The Hollywood Reporter. September 4-10, 2001
By Melissa J. Perenson
How did an MGM sleeper become a hit syndicated series and then travel into 100th-episode infinity and beyond?
When the MGM film "Stargate" grossed $71 million in 1994, it was enthusiastically hailed as a sleeper hit. The same can now be said of the TV series. The MGM-produced program "Stargate SG-1" has attracted a loyal fan base since its Showtime debut in 1997. Now notching its 100th episode, the show is segueing to a new home on USA Networks' Sci-Fi Channel, where it will launch its sixth season in more than 70 million homes beginning June 2002.
"We've always regarded 'Stargate SG-1' as something that should be on Sci-Fi," says Bonnie Hammer, president of Sci-Fi Channel. "It has a very strong following; it's well-produced; and it's something that we believe is the right product for us."
The series revolves around a present-day U.S. Air Force team composed of a special-operations colonel, an anthropologist, an astrophysicist and an alien warrior. The crew's missions take them through an ancient gate to new worlds where they encounter unearthly and oftentimes treacherous cultures. Known as SG-1, the elite team works under the auspices of a division of Air Force Intelligence that is highly classified - only the president and the Joint Chiefs of Staff know of its existence.
MGM Worldwide Television Group was well aware of the crew's existence when it considered bringing the highly intelligent, space-traveling team into viewers' homes in 1994. Hank Cohen, president of TV entertainment for MGM, recalls how he and his predecessor, John Symes, "could easily see what a great series this would make: an elite team of adventurers traveling through the gate to all of these other worlds."
The series sprang from a strong science-fiction foundation. MGM Television's existing $150 million, three-series deal with Showtime had already produced the sci-fi duos "Poltergeist: The Legacy Continues" and "The Outer Limits." "Stargate SG-1" became the third original series in that deal, although at the time, no one suspected the kind of impact the series would have on the young network.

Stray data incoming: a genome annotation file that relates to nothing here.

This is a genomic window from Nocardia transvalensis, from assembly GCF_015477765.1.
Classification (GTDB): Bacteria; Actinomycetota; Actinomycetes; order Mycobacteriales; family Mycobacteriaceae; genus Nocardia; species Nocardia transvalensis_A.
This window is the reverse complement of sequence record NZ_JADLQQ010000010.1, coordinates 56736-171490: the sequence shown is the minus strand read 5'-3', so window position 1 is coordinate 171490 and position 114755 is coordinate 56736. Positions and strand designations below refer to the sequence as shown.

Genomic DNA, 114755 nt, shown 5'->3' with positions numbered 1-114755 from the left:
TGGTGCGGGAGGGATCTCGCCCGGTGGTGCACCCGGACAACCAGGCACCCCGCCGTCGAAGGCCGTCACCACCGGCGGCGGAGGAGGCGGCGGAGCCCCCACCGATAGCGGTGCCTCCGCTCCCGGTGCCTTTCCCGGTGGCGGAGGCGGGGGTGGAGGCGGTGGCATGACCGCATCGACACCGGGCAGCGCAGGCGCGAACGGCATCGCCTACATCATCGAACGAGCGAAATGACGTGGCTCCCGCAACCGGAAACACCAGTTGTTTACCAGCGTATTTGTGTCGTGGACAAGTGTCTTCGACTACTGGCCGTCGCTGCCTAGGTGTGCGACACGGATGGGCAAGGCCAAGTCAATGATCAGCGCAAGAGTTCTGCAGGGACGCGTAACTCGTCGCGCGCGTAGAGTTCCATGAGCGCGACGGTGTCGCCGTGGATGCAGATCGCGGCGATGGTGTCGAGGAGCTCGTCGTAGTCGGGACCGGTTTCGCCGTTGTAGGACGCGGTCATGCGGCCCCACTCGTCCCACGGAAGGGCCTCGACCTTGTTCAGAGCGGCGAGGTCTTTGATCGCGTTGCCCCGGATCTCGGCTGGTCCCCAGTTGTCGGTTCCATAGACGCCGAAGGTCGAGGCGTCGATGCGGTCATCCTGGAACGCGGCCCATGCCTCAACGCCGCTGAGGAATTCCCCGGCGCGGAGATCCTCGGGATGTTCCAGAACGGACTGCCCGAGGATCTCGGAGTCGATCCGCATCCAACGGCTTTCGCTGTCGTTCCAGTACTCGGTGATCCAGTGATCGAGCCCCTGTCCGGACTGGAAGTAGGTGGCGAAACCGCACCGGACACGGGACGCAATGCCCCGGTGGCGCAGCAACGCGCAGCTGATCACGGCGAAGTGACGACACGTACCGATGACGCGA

"'Stargate SG-1' was our first continuous character series that worked," recalls Jerry Offsay, president of programming for Showtime Networks. "For three years - until 'Queer As Folk' and 'Soul Food' - ['Stargate SG-1'] was the only original show that was a success. 'Stargate' proved that we could do serialized drama and that was very important for us. It helped convince us that we could do shows with continuous characters. We had a great run with that show."
The timing was fortuitous since Showtime was interested in building its science-fiction block, recalls Pancho Mansfield, senior vp of development, original programming for Showtime.
As it happened, writer-producers Brad Wright and Jonathan Glassner had independently approached the studio about writing a "Stargate" TV pilot. "We both knew it was in their library, and we knew MGM was considering it as a series," recalls Wright, who, with Glassner, now serves as executive producer of "Stargate SG-1." As sophomores, Wright and Glassner previously worked together on the production staff for "The Outer Limits" in the mid-'90s.
Although Showtime had confidence in the series, Mansfield admits that spawning a show from a feature was risky. "There's always a danger with built-in preconceptions when you're coming off a film. But the name brand certainly brought people in right from the beginning who were interested in watching the show," he says.
In order to make the concept TV-ready, Wright and Glassner made some adjustments to the original story: "We needed more than one enemy, so we decided that Ra was one of many of his kind who took people from ancient Earth and put them in slavery at various points of human history. That way the galaxy is populated with the peoples of ancient Earth, and we've created new aliens and new allies," Wright explains.
With the one-two punch of producers Wright and Glassner fleshing out the series, Symes set his sights on finding the right actor for the role of Colonel Jonathan "Jack" O'Neill, portrayed by Kurt Russell in the film. Symes approached Richard Dean Anderson ("MacGyver") and his production partner, Michael Greenburg, about signing on. Anderson not only signed on to star in the series - recently upping his contract for a sixth season - he also received an executive producer credit.